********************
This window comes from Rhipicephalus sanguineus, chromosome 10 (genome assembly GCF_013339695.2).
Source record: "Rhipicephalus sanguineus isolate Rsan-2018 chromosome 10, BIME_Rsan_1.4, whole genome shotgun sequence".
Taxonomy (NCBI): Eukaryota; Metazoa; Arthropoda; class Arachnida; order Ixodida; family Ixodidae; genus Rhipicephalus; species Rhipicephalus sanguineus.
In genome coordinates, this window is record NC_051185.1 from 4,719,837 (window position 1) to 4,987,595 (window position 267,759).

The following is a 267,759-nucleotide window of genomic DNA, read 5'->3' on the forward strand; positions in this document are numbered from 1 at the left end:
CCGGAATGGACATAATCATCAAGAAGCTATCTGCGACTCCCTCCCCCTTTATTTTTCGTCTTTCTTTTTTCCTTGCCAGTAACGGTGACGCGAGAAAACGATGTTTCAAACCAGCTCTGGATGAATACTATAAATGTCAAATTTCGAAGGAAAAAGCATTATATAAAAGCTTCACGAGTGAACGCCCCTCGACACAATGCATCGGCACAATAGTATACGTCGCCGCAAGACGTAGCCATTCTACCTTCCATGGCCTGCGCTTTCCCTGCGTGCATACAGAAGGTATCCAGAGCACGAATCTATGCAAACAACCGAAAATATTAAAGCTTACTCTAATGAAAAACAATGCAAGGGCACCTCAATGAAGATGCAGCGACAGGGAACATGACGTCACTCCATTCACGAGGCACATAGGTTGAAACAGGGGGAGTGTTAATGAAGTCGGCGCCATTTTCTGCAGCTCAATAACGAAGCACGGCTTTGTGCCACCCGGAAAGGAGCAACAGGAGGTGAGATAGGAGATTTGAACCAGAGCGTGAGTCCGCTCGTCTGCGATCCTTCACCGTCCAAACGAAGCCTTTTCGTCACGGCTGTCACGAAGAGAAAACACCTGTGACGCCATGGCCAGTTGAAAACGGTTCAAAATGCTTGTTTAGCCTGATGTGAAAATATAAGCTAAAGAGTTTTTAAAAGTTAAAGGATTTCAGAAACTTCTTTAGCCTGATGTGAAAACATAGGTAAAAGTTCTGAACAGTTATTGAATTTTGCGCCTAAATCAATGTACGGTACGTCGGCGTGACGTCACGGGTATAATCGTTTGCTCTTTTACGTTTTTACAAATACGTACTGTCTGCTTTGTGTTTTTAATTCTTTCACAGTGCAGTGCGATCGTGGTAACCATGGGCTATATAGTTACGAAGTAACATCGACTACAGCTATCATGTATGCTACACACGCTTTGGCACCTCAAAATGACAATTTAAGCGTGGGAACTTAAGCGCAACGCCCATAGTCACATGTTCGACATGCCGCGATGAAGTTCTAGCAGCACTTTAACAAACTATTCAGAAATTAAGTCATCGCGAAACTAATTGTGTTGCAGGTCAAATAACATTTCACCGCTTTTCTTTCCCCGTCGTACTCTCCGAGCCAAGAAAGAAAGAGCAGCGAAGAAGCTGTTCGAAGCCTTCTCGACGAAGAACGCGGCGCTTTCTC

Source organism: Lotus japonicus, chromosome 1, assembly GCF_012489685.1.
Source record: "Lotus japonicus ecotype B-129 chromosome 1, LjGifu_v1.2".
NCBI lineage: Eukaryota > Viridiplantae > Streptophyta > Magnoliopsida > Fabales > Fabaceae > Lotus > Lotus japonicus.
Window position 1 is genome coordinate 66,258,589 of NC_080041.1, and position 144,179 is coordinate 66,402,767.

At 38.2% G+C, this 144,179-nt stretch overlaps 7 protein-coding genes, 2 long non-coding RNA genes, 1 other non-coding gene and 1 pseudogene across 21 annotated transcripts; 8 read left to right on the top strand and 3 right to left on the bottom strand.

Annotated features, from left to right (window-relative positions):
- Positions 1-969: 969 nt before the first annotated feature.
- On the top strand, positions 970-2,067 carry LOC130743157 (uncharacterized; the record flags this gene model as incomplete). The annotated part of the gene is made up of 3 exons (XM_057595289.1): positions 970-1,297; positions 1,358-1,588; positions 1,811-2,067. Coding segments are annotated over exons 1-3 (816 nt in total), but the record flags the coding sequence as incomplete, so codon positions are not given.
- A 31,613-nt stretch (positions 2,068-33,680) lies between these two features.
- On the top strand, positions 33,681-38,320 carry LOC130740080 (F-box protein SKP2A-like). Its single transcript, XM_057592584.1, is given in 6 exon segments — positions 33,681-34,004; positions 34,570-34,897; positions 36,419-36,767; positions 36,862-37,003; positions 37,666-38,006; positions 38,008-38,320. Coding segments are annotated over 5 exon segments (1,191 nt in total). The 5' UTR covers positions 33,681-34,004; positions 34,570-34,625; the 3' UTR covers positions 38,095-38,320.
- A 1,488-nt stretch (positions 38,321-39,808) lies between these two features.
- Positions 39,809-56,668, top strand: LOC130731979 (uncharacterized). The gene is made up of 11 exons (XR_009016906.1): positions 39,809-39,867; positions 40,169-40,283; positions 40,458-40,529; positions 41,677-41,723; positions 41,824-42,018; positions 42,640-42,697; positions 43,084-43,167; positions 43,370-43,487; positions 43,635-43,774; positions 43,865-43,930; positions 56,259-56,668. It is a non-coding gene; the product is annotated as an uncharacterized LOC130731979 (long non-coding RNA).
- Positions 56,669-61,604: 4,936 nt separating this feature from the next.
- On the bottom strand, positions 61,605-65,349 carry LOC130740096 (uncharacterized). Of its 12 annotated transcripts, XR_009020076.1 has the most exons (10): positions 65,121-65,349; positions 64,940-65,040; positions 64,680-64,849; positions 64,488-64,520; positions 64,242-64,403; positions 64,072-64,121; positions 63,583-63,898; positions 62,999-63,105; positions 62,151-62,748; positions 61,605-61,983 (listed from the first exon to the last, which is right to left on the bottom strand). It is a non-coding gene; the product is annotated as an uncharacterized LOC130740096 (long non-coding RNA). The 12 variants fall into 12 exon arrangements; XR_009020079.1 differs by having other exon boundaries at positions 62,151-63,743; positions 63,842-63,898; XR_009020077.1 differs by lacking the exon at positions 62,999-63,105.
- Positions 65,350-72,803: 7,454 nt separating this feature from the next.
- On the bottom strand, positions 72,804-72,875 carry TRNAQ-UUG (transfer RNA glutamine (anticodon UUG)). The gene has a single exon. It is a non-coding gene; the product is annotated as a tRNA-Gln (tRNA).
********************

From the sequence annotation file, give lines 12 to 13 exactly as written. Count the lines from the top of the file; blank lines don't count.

Annotated features, from left to right (window-relative positions):
- Positions 1-969: 969 nt before the first annotated feature.